Active Shooter, Noun ‘ak-tiv ‘shu-ter

The agreed-upon definition of an “active shooter” by US government agencies (including the White House, US Department of Justice, FBI, US Department of Education, US Department of Homeland Security, and Federal Emergency Management Agency) is “an individual actively engaged in killing or attempting to kill people in a confined and populated area.”  In most cases, active shooters use firearms and there is no pattern or method to their selection of victims.

Active shooter situations are unpredictable and evolve quickly. Because active shooter situations are often over within 10 to 15 minutes, before law enforcement arrives on the scene, individuals must be prepared both mentally and physically to deal with an active shooter situation. In most cases, active shooters use firearms(s) and there is no pattern or method to their selection of victims. Individuals have been known to act without firearms such was the case in on April 2014 at Franklin Regional High School where 21 students were stabbed. It’s for this reason that ALICE also uses the terms: Active Killer; Violent Intruder; and Active Assailant.

  • Active Killer

  • Violent Intruder

  • Active Assailant

 DHS Logo

 DHS Logo

Characteristics of an Active Shooter

A number of police and sheriffs department policies list characteristics that are often associated with active shooters.  The policies note that each incident is unique and that no list of active shooter characteristics is comprehensive.  The characteristics cited in various policies include:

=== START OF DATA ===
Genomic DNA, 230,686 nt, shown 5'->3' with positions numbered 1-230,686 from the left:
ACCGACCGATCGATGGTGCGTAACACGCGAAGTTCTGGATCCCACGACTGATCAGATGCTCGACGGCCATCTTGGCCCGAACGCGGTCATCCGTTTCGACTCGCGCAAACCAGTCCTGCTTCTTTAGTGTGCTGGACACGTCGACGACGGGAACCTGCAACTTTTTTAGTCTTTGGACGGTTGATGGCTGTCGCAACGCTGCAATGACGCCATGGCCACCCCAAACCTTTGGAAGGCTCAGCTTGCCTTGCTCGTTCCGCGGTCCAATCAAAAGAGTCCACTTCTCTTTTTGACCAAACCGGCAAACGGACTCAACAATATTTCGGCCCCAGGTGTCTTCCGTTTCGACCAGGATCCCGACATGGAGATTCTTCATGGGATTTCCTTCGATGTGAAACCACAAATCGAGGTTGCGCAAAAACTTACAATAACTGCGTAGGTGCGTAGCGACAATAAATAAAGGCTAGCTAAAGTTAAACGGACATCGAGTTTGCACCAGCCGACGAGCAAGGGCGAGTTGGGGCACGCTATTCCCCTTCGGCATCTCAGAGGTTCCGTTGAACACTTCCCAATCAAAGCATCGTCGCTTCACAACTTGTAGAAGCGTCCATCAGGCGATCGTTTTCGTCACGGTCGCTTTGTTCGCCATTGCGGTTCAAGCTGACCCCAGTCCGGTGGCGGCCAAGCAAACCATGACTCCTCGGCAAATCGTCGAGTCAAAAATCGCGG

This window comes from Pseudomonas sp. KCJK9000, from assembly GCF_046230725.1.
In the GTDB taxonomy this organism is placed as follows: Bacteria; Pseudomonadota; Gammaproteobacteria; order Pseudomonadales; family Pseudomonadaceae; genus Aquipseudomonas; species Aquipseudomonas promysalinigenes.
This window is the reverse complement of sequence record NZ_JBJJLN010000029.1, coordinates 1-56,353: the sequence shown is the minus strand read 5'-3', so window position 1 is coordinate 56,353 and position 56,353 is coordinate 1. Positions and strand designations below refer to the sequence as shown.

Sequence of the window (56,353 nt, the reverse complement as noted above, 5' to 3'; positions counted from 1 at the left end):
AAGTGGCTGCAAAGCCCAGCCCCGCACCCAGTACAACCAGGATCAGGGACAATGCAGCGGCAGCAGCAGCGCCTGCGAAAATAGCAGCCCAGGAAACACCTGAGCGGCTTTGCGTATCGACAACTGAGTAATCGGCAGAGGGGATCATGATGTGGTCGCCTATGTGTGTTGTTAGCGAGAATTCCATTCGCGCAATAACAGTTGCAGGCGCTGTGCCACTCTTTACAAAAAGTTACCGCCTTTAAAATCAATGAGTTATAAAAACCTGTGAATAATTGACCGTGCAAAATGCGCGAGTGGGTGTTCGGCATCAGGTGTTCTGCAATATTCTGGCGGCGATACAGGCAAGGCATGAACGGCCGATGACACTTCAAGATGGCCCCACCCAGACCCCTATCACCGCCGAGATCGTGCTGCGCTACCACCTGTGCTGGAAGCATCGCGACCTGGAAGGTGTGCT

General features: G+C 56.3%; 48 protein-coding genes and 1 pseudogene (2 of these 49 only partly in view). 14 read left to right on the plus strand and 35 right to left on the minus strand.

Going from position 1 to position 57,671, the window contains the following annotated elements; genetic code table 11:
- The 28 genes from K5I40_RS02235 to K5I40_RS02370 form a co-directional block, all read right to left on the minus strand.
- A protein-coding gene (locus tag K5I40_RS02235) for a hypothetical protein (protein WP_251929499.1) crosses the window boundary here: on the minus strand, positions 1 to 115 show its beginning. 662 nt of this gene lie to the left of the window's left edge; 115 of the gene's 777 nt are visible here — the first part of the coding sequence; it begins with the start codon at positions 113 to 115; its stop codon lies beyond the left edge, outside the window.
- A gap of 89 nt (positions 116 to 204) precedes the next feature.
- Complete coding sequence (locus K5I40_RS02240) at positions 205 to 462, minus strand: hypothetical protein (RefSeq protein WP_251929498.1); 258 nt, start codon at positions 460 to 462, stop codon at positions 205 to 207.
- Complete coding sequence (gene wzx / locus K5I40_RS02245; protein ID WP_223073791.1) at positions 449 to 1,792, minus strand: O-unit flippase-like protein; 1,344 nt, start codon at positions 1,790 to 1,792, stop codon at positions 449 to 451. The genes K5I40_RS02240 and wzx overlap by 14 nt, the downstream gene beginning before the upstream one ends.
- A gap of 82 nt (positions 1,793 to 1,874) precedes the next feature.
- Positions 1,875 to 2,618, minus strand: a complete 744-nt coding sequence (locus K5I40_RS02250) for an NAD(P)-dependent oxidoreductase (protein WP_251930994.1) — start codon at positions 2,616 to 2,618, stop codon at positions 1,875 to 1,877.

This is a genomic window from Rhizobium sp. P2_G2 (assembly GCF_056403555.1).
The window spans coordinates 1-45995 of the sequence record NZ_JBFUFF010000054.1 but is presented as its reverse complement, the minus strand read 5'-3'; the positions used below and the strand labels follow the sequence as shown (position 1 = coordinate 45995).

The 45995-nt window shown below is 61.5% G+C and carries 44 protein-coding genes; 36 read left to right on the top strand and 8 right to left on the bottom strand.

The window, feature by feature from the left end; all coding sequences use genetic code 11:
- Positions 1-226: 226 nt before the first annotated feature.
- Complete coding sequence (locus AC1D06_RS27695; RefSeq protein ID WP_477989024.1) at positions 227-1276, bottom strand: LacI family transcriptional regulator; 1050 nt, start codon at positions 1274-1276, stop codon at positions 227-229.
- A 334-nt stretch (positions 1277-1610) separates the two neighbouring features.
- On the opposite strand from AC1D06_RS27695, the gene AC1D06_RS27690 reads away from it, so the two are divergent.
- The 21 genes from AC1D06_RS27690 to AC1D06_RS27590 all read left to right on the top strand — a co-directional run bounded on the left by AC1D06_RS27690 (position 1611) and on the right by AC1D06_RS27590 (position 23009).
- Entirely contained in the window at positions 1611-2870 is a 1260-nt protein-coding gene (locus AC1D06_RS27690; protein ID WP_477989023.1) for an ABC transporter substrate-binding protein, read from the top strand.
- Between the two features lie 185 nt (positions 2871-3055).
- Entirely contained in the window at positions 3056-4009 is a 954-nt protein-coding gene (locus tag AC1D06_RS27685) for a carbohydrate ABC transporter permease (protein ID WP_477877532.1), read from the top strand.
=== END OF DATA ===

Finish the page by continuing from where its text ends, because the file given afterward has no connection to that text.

• Active shooters are likely to engage more than one target. They may target particular individuals or they may be intent on killing as many randomly chosen people as possible. Active Shooters often go to location with high concentrations of people, such as schools, theaters, shopping center, or other places of business.

  • Active shooters’ intentions is usually an expression of hatred or rage, rather than financial gain or motives associated with other types of crimes. Thus, police tactics of containment and negotiation may be an inadequate response to and active shooter.

  • Active shooters often have made detailed plans for the attack. In many cases, they are better armed that the police. They usually have some familiarity with the chosen location.

  • Active shooters often, but not always, are suicidal. Escape from the police is usually not a priority of an active shooter. Most active shooters have not attempted to hide their identity.

  • In some situations, active shooters choose a location for a tactical advantage.

Law Enforcement & Active Shooters

The term, “active shooter” is used by law enforcement to describe a situation in which a shooing is in progress and an aspect of the crime may affect the protocols used in responding to and reacting at the scene of the incident. Unlike defined crime, such as a murder or mass killing, the active aspect inherently implies that both law enforcement personnel and citizens have the potential to affect the outcome of the event based upon their responses.

DHS Logo